March 8, 2021

Understanding Quality Control Versus Quality Assurance for Construction Projects

By Caroline Smrokowski, Jason Wilen, AIA CDT RRO – Klein and Hoffman

As a Building Owner, Facilities Manager, Property Manager, or Board Member you likely choose Contractors for projects ranging from interior renovations to façade repairs and roof replacements. Though you may have little to no construction knowledge, there is one simple question you should always ask a Contractor prior to selecting them for a project:

How do you ensure (the roof, the window, the flooring, etc.) gets installed correctly?”

Although this question may seem oversimplified and obvious, it initiates an important discussion about a Contractor’s quality control process. Two important terms to understand when having this discussion and determining if a Contractor is right for your job is quality control versus quality assurance. Quality control is a regular evaluation of the work performed by the Contractor to catch and correct errors in the work.

Quality assurance, on the other hand is performed by the Owner or more often a design professional hired by an Owner such as an Architect or Engineer (A/E), as a planning and preventative measure to ensure that the Contractor’s work meets the design intent at the end of the project. As forensic Architects and Engineers, Klein and Hoffman does work on building envelope restoration and rehabilitation projects. We often see inadequate quality control performed by Contractors, where the Contractor’s superintendent or project manager relies on the word of the crew members that the work is installed correctly, rather than having a dedicated quality control person regularly checking the work of the crew. The Contractor sometimes relies solely on job site visits by the A/E or material manufacturer’s representative, which are performed occasionally, to catch all the mistakes and inadequate construction. Relying on quality assurance visits as a substitution for the Contractor’s quality control process is not a good deal for Owners as both quality control and quality assurance are often needed for an installation to be successful.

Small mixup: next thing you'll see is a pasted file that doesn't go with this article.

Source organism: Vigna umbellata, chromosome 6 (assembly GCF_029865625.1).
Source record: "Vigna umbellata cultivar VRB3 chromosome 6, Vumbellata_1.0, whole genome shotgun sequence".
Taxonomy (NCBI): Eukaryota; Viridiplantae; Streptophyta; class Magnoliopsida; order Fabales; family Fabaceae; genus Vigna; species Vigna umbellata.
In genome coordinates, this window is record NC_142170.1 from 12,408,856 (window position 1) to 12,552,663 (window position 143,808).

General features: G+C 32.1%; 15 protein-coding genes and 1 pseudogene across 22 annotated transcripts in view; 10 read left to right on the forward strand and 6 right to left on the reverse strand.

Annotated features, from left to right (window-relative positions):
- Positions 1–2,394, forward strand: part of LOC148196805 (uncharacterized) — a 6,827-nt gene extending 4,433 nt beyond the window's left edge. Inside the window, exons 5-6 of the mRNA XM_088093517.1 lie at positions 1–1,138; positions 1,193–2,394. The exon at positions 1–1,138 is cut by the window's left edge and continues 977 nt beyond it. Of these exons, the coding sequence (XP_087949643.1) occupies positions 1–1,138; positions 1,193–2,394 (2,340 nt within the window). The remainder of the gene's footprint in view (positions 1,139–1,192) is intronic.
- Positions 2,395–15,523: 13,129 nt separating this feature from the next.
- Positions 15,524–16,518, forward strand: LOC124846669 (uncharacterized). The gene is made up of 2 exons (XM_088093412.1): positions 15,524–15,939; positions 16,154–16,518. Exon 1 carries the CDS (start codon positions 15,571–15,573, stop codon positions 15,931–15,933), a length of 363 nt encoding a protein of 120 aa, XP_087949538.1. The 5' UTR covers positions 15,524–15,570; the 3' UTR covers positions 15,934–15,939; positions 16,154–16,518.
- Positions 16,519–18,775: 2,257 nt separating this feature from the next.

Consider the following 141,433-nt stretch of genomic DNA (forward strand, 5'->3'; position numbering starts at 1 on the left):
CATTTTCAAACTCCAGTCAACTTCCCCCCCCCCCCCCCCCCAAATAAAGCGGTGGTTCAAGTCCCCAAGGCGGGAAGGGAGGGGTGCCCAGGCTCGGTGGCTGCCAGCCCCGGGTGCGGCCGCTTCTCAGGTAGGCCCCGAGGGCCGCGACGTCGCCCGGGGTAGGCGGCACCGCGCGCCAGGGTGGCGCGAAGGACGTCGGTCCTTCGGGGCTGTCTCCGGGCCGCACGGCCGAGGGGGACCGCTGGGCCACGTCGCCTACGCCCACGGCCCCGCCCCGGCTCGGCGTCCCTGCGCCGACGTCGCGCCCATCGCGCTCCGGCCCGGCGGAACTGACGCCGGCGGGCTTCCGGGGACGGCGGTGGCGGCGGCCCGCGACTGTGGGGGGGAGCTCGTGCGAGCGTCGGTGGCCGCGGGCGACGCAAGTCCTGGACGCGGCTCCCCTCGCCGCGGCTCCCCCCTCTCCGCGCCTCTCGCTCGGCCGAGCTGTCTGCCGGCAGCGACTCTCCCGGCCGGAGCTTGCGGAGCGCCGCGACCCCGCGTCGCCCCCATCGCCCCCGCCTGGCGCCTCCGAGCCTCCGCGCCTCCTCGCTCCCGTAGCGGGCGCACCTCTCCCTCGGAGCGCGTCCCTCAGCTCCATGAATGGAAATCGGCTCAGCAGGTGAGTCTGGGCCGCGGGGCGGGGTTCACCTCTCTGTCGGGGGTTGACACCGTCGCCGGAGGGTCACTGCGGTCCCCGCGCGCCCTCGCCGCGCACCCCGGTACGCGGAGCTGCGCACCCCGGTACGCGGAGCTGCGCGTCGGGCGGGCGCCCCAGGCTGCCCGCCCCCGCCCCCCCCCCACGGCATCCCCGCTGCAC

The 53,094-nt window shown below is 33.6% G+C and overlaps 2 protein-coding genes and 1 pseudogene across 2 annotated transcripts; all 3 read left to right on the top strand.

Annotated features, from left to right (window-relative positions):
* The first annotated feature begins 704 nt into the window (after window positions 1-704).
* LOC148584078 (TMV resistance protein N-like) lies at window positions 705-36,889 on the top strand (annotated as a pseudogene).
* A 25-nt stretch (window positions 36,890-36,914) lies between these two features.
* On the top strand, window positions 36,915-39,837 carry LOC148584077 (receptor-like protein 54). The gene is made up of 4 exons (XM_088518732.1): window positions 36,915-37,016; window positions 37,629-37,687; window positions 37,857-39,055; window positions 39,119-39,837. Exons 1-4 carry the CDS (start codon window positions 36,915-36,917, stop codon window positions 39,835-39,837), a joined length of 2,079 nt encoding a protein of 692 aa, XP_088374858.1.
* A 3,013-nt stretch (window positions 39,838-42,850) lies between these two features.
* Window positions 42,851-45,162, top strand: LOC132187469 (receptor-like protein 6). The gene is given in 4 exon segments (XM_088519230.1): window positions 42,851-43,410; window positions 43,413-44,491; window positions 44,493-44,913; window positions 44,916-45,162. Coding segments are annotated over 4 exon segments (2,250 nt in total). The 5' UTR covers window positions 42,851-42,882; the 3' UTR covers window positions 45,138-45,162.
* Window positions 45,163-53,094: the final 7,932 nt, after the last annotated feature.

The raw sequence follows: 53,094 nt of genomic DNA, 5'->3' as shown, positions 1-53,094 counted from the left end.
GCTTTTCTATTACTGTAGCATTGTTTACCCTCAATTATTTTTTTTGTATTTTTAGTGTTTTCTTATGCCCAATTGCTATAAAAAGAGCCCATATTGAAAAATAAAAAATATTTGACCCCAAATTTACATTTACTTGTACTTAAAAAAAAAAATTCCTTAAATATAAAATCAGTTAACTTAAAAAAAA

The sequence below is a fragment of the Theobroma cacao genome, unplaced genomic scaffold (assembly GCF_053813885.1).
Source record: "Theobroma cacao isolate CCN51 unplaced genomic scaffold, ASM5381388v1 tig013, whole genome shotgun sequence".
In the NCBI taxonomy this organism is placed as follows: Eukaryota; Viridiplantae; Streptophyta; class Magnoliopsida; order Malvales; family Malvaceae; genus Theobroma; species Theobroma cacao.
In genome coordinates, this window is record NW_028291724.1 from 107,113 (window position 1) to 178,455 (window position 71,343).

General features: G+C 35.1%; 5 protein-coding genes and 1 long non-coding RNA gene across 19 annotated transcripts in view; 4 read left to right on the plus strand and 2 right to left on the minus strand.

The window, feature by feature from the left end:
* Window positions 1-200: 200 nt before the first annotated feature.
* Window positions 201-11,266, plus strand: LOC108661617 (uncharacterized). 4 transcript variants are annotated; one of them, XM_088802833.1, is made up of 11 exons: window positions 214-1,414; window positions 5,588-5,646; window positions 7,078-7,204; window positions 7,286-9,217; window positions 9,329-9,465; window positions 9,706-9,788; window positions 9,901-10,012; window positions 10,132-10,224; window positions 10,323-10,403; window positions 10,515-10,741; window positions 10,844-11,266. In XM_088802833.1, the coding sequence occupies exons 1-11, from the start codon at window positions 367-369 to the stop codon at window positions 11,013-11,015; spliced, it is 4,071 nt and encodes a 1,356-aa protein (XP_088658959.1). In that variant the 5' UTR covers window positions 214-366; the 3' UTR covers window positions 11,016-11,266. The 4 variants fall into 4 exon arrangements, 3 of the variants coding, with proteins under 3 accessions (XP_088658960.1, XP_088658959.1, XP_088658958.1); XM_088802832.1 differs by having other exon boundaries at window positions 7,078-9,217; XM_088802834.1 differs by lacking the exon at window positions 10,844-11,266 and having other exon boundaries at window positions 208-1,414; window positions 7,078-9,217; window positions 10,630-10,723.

Roof System Example
As an example, we recently designed a roof system replacement and performed quality assurance for a university laboratory building. Our role included an investigation of the existing roof system, preparation of construction documents, and services during construction to review in-progress work. As part of our quality assurance process, we required the Contractor to coordinate site visits with the roof system manufacturer to review unique conditions and confirm steps moving forward such as surface preparation to ensure proper adhesion of the new roof system. One of the challenges with this project was the maze of existing duct work overhead and the significant number of curbs and penetrations to be sealed. (See Photo)

In completing our quality assurance work we identified many instances where material was not correctly installed and was marked for re-installation or touch-up. This effort was time-consuming and caused a delay in the completion of the work. Some leaks occurred because of the deficiencies. Due to the complexity of the project and the multiple types of conditions, a rigorous quality control process by the Contractor would have identified issues early-on and allowed for adjustment to installation practices and eliminated costly and disruptive rework. While the A/E’s quality assurance process did untimely allow for correction of improper installation, the extra cost to the Contractor in rework and to the Owner in additional A/E fees and additional disruption was not avoided. Also, if an A/E was not part of the process, the improper construction may not have been discovered.

The process noted in the roof system replacement example is relevant for almost any construction project and is applicable for jobs where an Owner is not also using an A/E. Engaging with potential contractors and understanding their quality control process (or if they even have one) provides an important indication how successful they likely will be.

For more information about quality control and quality assurance roles and responsibilities, The National Roofing Contractors Association (NRCA) offers a number of publications listing quality control and quality assurance guidelines and best practices for the application of various membrane and shingle roof systems. As an Owner, having an understanding of quality control and quality assurance and discussing the process with potential vendors will help you choose the appropriate Contractor for your project. These publications are available on NRCA’s website: https://www.nrca.net

Download a copy of this article here: https://issuu.com/kleinandhoffman/docs/understanding_quality_control_versus_quality_assur